What got me hooked on musky fishing when I was a kid was topwater. Nothing more exciting than watching the water explode. My first musky came on a rubber frog while bass fishing, my little brother casted over my line and as I lectured him and reeled my line up as quick as I could, WHAM. Since then I have had some of my best memories from topwater. Poe's giant jackpot, prop baits, creepers, klack/buzz bait. He's going to spend a lot of time casting, giving him something to watch helps pass the time and when he gets follows they will normally be shallow so he will be able to see them.
I have $50 to spend on Musky lures for a 14 year old boy. Last fall he caught a nice musky, from my kayak, and was unable to land it to get a picture. He did get it up to the kayak several times so he got a good look at it and has been bit by the Musky Fishing Bug. I am looking for suggestions for the young man and was hoping to get some help here.
Last year I rented a house through Hunter Winfield's Resort in Isle. I looked around at many options and they seemed to have what I was looking for. Their wheel-houses are very nice and have everything you list above. Bathroom, TV/DVD, electricity (didn't have to fill the generator once), stove/oven. I reserved an 8' x 16', but they upgraded me to an 8x20' - nice surprise. Real nice, and plenty of room for two adults and 2 kids. I had so much fun I'm going back in January.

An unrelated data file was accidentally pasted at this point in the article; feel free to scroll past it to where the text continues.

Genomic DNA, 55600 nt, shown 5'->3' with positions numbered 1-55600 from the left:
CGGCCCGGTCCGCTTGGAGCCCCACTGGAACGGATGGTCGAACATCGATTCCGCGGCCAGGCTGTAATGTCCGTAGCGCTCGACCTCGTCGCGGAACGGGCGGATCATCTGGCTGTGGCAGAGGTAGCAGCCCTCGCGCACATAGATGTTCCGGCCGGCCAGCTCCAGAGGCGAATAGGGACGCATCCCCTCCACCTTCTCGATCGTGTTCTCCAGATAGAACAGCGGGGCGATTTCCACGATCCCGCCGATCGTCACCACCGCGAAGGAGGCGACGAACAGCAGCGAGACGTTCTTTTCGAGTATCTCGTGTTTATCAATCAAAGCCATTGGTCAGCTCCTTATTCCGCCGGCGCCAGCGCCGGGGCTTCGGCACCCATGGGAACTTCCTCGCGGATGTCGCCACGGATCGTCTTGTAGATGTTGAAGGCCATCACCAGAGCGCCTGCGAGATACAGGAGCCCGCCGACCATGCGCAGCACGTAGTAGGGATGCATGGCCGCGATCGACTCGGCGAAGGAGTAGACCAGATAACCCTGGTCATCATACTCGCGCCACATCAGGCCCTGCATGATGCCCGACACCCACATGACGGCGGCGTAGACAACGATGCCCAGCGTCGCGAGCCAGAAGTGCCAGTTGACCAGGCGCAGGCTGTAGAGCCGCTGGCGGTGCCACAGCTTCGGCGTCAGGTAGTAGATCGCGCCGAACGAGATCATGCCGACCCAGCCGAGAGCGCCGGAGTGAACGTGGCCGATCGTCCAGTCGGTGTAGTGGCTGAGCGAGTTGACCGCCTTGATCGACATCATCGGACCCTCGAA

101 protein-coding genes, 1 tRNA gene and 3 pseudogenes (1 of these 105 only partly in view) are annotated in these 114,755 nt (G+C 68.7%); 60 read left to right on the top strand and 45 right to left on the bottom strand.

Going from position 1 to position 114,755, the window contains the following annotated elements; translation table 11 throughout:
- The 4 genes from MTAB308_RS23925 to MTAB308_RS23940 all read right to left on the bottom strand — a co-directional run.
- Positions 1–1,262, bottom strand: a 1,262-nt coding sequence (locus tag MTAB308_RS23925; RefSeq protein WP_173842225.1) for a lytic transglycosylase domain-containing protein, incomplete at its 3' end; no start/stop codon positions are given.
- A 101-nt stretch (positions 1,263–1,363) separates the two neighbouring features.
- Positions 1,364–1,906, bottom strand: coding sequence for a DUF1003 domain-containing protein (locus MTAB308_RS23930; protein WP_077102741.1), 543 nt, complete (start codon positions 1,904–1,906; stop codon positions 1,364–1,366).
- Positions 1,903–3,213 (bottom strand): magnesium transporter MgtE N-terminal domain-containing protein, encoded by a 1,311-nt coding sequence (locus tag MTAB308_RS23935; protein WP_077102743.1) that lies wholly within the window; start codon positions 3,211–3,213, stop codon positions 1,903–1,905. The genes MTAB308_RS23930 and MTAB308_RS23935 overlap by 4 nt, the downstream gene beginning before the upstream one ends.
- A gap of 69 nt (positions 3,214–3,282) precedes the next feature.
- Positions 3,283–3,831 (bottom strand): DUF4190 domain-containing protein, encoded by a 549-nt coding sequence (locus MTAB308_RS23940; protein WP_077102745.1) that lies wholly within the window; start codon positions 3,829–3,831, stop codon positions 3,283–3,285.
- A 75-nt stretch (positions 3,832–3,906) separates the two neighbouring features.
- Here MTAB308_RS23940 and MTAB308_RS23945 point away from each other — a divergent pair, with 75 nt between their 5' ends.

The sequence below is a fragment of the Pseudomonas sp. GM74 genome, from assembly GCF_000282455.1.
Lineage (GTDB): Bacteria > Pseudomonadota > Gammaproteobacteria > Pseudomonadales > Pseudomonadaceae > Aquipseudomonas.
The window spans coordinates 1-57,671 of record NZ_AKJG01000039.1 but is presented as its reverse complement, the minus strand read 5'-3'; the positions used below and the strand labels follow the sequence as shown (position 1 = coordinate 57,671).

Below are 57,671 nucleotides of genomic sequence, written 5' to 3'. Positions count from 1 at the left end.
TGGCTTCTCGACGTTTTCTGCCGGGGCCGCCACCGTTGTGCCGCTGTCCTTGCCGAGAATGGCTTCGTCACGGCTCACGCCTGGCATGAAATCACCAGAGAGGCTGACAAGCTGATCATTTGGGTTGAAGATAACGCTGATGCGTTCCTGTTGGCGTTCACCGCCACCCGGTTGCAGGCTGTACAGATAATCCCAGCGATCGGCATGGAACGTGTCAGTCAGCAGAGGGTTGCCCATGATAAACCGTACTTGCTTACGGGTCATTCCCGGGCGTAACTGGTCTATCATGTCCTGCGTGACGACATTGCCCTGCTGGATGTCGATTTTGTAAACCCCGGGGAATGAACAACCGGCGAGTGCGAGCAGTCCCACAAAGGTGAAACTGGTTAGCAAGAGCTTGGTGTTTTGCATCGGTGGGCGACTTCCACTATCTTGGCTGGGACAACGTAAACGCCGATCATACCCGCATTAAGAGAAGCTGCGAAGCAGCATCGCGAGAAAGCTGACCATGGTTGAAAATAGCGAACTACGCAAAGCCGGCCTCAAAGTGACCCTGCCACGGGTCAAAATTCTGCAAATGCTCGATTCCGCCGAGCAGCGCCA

Buddy had a camera down on Saturday and he said he'd get a mixture of panfish to come in then they'd fly out of the hole and in comes a pike or two. He said that when the gills would leave it was because a pike would be around the hole and he knew it was safe again when he'd see his first panfish. That was in 18-22 fow.
No chronic wasting disease was detected in more than 11,000 precautionary samples from deer that hunters harvested this fall in north-central, central and southeastern Minnesota, according to the Minnesota Department of Natural Resources.
“This is good news for Minnesota,” said Lou Cornicelli, wildlife research manager for the DNR. “The results lend confidence that the disease is not spread across the landscape.”